This is the penultimate unread book of literary fiction I took me with me (in lieu of payment or career prospects) from the offices of Random House, back in the Autumn of 2010 following a fruitless, carefree, optimistic fortnight doing pleasant work experience in a publishing company. In fact, those two weeks would turn out to be the only enjoyable experience I have ever had working in an office, and as such I haven’t don’t so since some temp work in 2014. Imagine that!
I applied for a few office jobs, recently, here in Canada. I did it half-heartedly, more out of a sense of duty rather than any desire to return to my least-enjoyed mode of cash accrual… I didn’t get a single interview, lol. That’s maybe for the best.
Instead, I’ve ended up back in my “working multiple jobs” lifestyle, which suits me better. I think. The weather is starting to improve and it does, kinda, feel like Spring is on its way. Maybe things will improve. Maybe not. Data plans are expensive here and so is the internet. Yesterday it cost me about a hundred pounds to get a month’s worth of anti depressants as I had to go through a – literally ten second – online video consultation with a private GP.
Exhausting. I don’t mind spending money on things that I want that are actually expensive, but I do resent paying heaps of money for something I know is cheap.
Though I cannot place an order, I can see exactly how low the rock-bottom medicinal prices of my meds are across the American border, and the price there is similar to the price I was happy to pay back in the UK. I know, too, how profitable it is to run a mobile phone network, even at European prices (much much cheaper than here) so there’s no fucking need for Canadian data plans to be as disgustingly pricey as they are… anyway, what I mean to say, in a shorter way, is that I”m getting annoyed about the cost of things here, in relation to their value.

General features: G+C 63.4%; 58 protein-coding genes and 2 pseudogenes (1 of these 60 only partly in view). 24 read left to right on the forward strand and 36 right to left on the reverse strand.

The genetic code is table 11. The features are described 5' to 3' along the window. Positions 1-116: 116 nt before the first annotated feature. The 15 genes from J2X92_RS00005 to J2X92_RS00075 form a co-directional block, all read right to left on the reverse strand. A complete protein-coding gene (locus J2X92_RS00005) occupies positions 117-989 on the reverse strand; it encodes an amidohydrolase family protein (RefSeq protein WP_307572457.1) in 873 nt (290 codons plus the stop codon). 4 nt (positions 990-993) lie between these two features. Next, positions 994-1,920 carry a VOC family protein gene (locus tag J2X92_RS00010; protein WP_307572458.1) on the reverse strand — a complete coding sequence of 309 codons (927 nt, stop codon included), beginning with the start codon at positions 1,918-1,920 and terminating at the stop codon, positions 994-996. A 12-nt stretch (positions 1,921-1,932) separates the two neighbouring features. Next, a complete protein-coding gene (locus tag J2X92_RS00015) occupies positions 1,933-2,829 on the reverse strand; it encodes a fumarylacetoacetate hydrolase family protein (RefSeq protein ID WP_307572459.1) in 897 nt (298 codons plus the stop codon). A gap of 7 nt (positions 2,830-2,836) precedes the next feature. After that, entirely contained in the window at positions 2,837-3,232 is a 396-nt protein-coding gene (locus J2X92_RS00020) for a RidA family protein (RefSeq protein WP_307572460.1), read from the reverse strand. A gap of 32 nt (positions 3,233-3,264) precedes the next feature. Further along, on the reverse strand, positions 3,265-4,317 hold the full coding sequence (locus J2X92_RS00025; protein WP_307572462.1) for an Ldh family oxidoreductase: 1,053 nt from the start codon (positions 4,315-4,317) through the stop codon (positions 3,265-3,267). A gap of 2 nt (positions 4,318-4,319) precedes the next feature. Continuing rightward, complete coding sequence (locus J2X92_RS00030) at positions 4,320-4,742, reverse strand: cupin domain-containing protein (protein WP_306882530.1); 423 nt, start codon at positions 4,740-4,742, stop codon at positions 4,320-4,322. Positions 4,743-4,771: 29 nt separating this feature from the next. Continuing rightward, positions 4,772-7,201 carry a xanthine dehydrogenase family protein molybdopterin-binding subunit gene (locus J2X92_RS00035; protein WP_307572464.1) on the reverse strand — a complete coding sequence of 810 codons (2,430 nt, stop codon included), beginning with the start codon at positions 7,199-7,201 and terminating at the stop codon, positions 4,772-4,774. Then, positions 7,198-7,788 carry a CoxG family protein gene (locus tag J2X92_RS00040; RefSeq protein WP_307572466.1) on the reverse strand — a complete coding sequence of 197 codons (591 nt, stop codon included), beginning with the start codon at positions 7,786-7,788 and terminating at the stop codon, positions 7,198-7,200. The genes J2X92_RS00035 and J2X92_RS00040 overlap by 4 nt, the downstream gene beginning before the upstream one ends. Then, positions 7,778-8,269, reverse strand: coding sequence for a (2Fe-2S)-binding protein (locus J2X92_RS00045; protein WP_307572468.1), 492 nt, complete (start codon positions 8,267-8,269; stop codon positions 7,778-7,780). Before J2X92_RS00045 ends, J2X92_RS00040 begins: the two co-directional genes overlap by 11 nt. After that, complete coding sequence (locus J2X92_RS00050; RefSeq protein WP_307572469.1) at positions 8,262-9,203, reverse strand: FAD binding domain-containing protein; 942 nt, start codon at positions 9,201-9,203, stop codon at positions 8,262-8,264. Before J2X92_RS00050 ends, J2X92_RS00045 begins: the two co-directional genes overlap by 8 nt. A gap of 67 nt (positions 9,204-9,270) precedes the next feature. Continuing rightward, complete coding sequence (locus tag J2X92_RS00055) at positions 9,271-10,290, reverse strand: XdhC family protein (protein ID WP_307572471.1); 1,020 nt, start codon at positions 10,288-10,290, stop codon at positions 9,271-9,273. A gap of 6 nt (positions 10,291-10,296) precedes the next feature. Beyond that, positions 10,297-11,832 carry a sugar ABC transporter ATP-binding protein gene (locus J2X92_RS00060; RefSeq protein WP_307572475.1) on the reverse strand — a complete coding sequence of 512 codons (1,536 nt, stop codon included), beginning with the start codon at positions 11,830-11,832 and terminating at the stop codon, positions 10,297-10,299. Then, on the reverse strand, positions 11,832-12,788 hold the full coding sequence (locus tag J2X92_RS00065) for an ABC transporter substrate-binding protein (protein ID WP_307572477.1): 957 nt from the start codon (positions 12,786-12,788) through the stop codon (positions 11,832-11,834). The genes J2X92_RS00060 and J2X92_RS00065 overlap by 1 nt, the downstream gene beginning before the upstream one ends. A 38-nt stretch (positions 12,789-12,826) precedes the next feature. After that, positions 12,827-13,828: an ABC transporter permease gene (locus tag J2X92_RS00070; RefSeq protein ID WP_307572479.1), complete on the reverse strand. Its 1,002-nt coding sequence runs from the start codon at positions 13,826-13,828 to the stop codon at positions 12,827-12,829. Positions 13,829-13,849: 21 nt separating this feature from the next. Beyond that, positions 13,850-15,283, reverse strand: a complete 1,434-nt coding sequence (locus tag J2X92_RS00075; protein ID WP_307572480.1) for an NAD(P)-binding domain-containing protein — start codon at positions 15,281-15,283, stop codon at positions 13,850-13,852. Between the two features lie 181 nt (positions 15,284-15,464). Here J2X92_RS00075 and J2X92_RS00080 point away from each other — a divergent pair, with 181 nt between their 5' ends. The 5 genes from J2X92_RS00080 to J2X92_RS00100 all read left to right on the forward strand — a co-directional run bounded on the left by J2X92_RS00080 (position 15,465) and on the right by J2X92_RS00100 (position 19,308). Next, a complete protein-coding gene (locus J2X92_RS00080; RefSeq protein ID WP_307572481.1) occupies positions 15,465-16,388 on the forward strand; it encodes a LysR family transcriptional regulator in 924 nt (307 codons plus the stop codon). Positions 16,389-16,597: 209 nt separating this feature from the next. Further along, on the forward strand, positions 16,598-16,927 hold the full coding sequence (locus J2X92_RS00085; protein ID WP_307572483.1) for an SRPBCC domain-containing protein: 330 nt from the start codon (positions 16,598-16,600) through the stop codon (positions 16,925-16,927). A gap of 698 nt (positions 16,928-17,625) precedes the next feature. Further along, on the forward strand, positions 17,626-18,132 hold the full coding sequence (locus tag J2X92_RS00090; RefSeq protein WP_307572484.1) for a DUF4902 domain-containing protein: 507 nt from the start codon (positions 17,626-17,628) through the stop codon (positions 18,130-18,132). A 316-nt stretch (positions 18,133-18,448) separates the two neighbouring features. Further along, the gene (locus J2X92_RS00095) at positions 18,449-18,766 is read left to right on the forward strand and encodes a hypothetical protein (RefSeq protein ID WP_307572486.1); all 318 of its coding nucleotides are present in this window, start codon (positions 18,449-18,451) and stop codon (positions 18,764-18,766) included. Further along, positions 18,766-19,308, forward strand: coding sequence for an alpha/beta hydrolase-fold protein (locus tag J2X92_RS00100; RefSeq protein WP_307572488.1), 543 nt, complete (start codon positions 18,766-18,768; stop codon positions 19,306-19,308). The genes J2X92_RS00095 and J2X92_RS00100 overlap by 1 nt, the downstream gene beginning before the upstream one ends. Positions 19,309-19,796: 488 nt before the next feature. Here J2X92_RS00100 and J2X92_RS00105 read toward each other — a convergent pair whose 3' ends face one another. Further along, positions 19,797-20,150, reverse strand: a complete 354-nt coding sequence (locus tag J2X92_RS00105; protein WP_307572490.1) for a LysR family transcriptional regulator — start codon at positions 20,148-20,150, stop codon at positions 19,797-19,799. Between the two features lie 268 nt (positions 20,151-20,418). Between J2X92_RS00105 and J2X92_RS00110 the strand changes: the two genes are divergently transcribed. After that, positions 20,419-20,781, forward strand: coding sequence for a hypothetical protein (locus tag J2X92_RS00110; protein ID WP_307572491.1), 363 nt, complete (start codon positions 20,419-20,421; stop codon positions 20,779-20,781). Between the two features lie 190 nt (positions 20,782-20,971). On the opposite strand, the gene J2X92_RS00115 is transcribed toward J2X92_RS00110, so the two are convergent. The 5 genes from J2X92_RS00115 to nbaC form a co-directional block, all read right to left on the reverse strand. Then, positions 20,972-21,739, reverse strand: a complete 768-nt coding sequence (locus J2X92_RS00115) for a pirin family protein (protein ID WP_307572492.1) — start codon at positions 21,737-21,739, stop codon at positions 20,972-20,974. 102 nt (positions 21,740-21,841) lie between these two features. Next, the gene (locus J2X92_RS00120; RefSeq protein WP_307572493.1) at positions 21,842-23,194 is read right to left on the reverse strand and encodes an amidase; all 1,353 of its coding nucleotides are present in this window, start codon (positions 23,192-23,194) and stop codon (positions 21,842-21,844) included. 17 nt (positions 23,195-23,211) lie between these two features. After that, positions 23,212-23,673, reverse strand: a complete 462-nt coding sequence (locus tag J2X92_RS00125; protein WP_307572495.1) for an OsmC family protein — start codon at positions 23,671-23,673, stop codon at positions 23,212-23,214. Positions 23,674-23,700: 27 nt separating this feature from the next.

I’ve cut down my spending as much as I can (no drinks out, barely any drinks at home, no live events, no non-secondhand books, no new clothes, no holidays, etc etc etc), but suddenly things that I think of as cheap essentials (a high daily dose of off-brand Zoloft and constant access to Twitter) have become luxuries. I’m not feeling financially constrained because I’m spending all my money on fun, I’m doing basically nothing except working and reading, I’m not having fun and I’m still spending everything I earn on the boring little things I feel I need just to, like, get through a day in my nasty little bald head.
Whatever. Waa waa waa.
I decided to read my long-unread copy of Lydia Millet’s novel because – as eagle-eyed readers might have noticed – I find more unnuanced and guilt-free pleasure in novelistic fiction than any other type of literature (or pleasure). I decided to read a novel, with no idea of its plot, no knowledge of its writer and now, with so many years between its acquisition and my opening it, no idea at all as to why I selected it from the literally hundreds of available books. I made many bad life decisions back then (and still do, tbh, it’s about my only constant characteristic…) but picking up a copy of How The Dead Dream, thankfully, wasn’t one of them.
Millet’s 2008 text is an uncomplex but engaging piece of climate-minded fiction, and though its narrative of personal growth – rather than punishment – afforded to an avaricious property developer in the 1990s shows, heavily, the fact that it was written before the financial crisis that hit in earnest during its publication year, it does hold up as an intriguing, solid and nuanced piece of fiction.
Thomas, who is almost always referred to as T., grows up fucking loving cash. He collects it and hoards it and is constantly seeking ways to get more. He goes to a fancy university and then gets a good job, and everything is going swell in his continuous acquisition of funds until he finds love, loses it, his father’s mid-life crisis wrecks his stable home life, he finds and loses love again and he has a few business things go wrong. He learns to care more about the world and about other people and other living things within it, and everything comes to a head during a disastrous trip to find and see some endangered species. By the time I’ve come to type this it’s almost a fortnight since I finished the novel and I can’t remember the intricacies of its plot too well, but I have never been one to elevate plot above character or tone or construction. Millet’s text works: it’s a satisfying read and one I’m glad to have got round to perusing.
I will continue picking up the most lonely books of my collection over the next few months, unless I can do something unexpected and thereby change the need I have to not be buying new books willy-nilly. It’s an excuse, of sorts, my need to budget: but if it’s between a new book every week and having mobile internet, I think I know which is the most important. It’s the internet, obvs. It’s always the internet.
On November 14th 2018, I launched my first (and so far only) book, Bad Boy Poet, in the basement of Burley Fisher Books, Dalston. Here are some of the songs and poems I performed:
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